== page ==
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Does D&D 5e contain official weights for jewelry? Where can I read up on this?

For example, I can't find in the books what an ordinary silver ring or golden necklace weighs. Until now I'm using RL weights: average weight of a piece of (metal) jewelry between 0,2-0,5kg (or 0,4-1 lbs).

A table or 'official rule of thumb' would definitely be helpful. If 5e leaves this up to the DM, I'd like to borrow such tables from previous editions (if they exist).

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    \$\begingroup\$ Do you have a specific reason why this matters? For the most parts, the weight of these minor items falls way below D&D's simulation threshold. \$\endgroup\$ – Erik Apr 21 '18 at 11:06
  • \$\begingroup\$ That it a lot of weight for a silver ring. \$\endgroup\$ – nwp Apr 21 '18 at 11:09
  • \$\begingroup\$ This matters for the maximum carrying capacity, as my party is finding quite a lot of treasure in the form of such items. I don't want them to have unlimited amounts of jewelry on them. I prefer them to take such things in account for further immersion. \$\endgroup\$ – Vadruk Apr 21 '18 at 11:11
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DnD 5e does not contain information on the weights of jewelry.

In fact, the PHB has a 5gp Signet Ring listed as negligible weight.

As far as I know this is consistent with previous editions as well.

Tracking encumbrance for individual items generally isn't worth it (a lot of work, you ruin a lot of fun, and don't really get anything in return), especially not at the granularity of ounces. If you really want to do this you can use real life approximations. Real life gold rings generally weigh around 4 ounces/100 grams (with individual variation of course). You can handwave this to give you 4 pieces of jewelry to the pound.

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RAW: DMG 133 says gemstones weight like coins, 50 to the pound.

Note that in real life 50 to the pound is only about 9 grams. That is a very small mass! Real life tends to handle things differently for gold coins:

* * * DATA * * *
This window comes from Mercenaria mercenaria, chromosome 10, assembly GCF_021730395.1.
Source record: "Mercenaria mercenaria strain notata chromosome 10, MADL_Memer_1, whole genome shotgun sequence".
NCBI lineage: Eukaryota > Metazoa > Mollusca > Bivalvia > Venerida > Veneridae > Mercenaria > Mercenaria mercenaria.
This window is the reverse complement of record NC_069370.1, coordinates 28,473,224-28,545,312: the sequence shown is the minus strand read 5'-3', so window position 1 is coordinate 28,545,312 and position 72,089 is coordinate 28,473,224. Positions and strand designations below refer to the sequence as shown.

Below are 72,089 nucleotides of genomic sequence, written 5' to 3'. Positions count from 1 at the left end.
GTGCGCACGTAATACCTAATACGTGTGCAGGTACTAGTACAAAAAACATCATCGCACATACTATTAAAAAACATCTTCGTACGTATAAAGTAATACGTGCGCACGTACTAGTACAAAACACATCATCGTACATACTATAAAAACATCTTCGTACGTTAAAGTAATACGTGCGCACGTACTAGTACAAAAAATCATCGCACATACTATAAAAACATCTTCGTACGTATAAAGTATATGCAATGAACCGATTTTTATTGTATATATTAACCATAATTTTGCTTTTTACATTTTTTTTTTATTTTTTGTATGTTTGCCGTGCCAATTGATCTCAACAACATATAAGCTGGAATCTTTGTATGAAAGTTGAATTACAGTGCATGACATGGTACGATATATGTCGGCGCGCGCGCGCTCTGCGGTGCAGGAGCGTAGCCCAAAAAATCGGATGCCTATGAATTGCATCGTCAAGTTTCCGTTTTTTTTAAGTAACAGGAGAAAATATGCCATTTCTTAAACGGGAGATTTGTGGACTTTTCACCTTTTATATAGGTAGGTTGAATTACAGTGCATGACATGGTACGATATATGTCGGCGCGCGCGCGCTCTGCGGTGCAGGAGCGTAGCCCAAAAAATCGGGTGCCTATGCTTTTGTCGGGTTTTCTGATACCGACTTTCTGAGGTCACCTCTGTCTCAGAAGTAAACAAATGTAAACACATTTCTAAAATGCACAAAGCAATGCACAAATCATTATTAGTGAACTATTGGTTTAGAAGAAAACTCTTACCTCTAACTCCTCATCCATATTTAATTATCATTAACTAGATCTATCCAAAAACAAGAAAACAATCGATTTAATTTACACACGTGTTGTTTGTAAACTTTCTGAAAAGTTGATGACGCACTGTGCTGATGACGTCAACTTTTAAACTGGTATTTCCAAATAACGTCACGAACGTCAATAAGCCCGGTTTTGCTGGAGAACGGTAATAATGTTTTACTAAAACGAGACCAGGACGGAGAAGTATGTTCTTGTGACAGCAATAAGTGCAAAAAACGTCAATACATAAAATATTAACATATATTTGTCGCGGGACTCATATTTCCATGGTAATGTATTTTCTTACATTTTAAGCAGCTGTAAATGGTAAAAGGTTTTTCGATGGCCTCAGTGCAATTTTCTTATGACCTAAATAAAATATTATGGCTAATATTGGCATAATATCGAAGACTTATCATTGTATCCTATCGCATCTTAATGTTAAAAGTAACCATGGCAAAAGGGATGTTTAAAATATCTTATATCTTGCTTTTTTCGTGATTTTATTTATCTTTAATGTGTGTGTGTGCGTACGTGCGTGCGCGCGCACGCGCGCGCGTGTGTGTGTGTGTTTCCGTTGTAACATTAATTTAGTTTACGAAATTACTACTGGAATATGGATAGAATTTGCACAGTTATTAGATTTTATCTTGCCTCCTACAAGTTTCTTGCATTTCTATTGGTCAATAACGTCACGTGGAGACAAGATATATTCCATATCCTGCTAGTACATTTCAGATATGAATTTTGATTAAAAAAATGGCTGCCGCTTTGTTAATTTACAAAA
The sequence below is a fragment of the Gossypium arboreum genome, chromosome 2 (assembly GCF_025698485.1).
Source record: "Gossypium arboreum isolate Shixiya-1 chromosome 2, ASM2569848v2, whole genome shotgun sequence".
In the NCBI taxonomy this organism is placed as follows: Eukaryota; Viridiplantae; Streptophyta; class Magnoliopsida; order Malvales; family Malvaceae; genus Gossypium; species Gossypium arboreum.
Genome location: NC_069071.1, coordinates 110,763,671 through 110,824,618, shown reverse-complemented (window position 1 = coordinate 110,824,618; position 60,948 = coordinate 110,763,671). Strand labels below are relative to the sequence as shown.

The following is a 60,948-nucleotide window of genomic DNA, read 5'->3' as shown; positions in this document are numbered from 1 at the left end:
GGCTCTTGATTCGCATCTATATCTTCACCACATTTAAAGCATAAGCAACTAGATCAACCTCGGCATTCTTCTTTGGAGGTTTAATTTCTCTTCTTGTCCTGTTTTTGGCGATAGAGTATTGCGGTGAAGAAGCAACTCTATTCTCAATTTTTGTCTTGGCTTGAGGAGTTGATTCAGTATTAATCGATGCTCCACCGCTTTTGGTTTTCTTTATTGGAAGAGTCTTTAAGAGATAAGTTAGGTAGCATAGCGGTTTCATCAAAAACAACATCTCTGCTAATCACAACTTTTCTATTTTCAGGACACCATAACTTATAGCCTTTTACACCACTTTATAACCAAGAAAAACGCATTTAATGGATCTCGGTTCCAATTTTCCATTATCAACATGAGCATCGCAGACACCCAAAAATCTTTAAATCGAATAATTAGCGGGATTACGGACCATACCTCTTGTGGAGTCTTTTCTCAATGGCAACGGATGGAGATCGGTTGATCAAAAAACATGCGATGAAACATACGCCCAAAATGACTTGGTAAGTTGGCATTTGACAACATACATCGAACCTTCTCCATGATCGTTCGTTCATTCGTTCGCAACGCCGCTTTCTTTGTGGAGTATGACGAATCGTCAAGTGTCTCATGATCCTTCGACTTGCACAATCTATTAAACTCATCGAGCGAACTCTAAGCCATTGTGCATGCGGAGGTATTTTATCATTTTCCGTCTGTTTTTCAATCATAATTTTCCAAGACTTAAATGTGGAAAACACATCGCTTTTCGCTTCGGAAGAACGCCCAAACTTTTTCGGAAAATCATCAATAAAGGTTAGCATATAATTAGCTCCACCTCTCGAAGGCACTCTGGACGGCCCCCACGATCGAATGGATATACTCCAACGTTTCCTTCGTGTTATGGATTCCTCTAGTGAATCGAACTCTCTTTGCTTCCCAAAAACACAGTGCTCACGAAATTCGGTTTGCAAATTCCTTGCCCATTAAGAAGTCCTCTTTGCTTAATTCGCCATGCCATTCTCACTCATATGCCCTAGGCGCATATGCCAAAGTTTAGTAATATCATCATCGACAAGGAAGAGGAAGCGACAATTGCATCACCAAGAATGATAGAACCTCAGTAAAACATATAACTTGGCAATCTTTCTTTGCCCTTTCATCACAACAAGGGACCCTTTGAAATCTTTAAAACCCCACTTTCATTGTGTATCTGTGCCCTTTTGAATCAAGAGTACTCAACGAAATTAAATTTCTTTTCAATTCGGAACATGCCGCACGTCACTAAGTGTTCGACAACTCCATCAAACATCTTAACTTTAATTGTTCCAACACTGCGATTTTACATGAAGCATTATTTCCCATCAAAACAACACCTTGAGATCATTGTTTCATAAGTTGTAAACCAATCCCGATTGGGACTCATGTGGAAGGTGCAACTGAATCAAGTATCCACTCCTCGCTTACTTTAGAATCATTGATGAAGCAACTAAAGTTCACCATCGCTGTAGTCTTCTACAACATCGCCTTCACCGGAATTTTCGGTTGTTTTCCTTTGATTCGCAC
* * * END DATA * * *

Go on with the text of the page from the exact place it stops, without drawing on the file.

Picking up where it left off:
The 1 oz American Gold Eagle (diameter 32.7 mm) is composed of one troy ounce (approximately 31.1 grams) of gold. The silver and copper add approximately 2.8 grams, bringing the total weight of the 1 oz American Gold Eagle Coin to approximately 33.9 grams.

Which is more like a bit above 11 gold coins per pound, and would be exactly 16 to the pound if they contained only the gold. So, D&D gold coins are quite smaller than "real life" gold coins. Think of them more like being 22 mm in diameter, much closer to the 1/4 troy oz american Gold coin. Basically, D&D Gold coins are not at all looking like the typical "dragon horde, massive gold coins shown in fantasy books and movies, but more, like, pocket change sized.

So, that 50/lb can pass ok for gp (D&D 1E had 10 gp to a pound, btw). But you just know that it can become completely ridiculous to just assume that every small gem and jewelry will also weight the same as those smallish coins. It might be better to treat such treasure as art objects instead.

For example, searching the web, for those very typical real life blue quartz cristal pieces, commonly sold at reasonable prices (30$), weighting from 1/4 to 1 pound. Not 1/50 of a pound! However, a real life typical 1 carat diamond weights only 0.2 grams: meaning there are over 2000 diamonds to a pound, quite negligible!